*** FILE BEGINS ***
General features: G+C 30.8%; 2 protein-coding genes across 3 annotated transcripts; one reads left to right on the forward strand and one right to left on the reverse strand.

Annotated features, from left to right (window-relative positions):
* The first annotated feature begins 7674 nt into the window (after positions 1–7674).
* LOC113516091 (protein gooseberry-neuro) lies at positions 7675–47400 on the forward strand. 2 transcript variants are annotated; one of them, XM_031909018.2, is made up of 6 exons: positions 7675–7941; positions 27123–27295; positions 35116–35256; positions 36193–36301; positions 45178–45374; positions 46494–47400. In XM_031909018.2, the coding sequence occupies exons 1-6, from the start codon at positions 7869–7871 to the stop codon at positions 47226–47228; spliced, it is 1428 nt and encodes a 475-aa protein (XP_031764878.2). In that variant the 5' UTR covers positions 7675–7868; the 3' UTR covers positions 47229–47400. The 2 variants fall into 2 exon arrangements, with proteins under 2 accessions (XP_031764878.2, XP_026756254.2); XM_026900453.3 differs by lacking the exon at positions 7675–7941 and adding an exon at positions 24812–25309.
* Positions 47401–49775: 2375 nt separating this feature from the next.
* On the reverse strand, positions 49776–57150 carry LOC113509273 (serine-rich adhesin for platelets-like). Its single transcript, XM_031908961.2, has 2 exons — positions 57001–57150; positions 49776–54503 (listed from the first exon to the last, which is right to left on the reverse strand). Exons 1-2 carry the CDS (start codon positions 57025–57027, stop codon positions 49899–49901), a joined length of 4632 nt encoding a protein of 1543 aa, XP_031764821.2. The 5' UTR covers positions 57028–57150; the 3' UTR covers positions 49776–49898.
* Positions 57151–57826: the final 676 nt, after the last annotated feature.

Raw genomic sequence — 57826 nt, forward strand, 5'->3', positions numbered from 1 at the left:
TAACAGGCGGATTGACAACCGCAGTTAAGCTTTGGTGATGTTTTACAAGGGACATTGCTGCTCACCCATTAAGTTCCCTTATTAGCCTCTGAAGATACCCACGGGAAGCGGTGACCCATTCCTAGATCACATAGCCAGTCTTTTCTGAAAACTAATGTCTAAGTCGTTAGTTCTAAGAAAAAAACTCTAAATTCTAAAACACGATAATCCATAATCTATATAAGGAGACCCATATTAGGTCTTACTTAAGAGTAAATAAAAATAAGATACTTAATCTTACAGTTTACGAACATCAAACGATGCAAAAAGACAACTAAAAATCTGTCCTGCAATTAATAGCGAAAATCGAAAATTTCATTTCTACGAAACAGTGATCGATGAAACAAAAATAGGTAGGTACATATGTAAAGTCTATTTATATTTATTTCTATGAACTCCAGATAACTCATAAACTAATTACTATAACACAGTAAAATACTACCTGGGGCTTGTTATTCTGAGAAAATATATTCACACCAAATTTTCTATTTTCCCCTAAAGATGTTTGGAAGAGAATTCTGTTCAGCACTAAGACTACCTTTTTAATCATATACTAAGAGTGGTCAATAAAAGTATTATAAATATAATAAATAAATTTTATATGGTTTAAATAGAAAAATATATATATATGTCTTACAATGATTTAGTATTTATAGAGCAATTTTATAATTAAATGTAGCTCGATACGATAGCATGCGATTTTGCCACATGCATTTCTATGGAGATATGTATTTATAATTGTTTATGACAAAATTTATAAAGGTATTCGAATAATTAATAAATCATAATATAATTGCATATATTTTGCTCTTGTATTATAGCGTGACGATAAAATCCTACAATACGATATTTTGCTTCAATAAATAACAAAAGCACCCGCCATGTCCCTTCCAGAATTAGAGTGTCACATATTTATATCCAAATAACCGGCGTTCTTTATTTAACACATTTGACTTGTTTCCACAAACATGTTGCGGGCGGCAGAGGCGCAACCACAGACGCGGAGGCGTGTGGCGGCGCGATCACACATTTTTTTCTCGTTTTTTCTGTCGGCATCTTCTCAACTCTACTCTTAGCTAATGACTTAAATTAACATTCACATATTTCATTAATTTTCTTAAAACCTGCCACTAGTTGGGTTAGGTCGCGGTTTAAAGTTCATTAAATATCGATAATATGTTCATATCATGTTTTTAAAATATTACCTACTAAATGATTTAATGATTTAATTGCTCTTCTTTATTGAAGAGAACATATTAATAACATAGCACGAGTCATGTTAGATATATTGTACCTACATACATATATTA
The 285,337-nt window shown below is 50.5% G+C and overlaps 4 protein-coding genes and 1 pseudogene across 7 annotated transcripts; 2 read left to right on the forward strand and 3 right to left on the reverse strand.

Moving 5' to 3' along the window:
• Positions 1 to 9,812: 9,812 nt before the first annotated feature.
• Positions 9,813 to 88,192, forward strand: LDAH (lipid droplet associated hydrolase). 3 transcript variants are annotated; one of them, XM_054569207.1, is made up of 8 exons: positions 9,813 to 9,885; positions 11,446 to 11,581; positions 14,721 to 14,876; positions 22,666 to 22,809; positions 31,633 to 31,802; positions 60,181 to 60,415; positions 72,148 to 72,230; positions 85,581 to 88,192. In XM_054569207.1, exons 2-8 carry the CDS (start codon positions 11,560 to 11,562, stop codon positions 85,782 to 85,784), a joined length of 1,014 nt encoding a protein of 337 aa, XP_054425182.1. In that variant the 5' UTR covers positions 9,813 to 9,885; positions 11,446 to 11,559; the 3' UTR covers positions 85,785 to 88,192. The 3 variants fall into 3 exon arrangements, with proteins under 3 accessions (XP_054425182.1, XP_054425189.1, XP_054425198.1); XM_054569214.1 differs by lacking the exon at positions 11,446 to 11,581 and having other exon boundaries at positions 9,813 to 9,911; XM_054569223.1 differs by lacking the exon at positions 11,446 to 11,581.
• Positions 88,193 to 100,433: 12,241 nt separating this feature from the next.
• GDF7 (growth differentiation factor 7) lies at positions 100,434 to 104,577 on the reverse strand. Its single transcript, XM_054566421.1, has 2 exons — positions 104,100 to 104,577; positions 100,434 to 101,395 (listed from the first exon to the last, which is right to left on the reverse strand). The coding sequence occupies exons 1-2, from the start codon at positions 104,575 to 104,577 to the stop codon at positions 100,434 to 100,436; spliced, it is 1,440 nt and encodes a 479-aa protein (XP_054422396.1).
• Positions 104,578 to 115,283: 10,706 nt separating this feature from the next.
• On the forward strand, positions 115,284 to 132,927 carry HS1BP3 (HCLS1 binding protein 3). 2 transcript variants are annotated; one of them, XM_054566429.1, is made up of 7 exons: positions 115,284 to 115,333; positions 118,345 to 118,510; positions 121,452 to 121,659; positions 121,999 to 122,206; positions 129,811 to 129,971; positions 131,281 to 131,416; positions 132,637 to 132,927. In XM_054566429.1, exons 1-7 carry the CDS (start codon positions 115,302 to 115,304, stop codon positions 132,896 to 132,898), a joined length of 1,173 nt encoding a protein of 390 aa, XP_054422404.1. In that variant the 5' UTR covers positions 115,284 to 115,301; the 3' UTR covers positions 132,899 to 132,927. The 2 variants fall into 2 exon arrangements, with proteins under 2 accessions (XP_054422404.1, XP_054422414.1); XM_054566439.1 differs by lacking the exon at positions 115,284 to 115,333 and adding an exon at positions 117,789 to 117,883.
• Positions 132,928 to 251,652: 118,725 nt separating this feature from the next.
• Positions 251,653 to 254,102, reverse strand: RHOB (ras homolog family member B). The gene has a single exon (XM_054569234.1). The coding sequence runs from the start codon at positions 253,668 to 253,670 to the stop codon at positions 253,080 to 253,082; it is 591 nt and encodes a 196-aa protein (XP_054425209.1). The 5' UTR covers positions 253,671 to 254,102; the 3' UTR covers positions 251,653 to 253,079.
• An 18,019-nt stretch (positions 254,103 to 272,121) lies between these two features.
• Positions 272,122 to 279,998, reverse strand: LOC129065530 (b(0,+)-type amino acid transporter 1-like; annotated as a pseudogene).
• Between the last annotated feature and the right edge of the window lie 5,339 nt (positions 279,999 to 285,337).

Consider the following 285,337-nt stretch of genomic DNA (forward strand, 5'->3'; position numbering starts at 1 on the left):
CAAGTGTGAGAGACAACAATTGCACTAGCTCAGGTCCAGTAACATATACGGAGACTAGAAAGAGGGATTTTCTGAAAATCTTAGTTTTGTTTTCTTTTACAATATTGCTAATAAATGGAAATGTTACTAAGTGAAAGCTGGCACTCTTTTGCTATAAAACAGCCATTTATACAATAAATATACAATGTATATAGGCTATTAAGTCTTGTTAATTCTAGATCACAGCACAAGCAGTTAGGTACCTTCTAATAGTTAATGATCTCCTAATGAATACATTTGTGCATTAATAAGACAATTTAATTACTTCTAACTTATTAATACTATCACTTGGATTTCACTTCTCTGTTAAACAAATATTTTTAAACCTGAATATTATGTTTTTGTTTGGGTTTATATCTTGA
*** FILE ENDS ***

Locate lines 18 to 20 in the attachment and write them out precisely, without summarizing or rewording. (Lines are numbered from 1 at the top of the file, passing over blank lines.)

• Positions 132,928 to 251,652: 118,725 nt separating this feature from the next.
• Positions 251,653 to 254,102, reverse strand: RHOB (ras homolog family member B). The gene has a single exon (XM_054569234.1). The coding sequence runs from the start codon at positions 253,668 to 253,670 to the stop codon at positions 253,080 to 253,082; it is 591 nt and encodes a 196-aa protein (XP_054425209.1). The 5' UTR covers positions 253,671 to 254,102; the 3' UTR covers positions 251,653 to 253,079.
• An 18,019-nt stretch (positions 254,103 to 272,121) lies between these two features.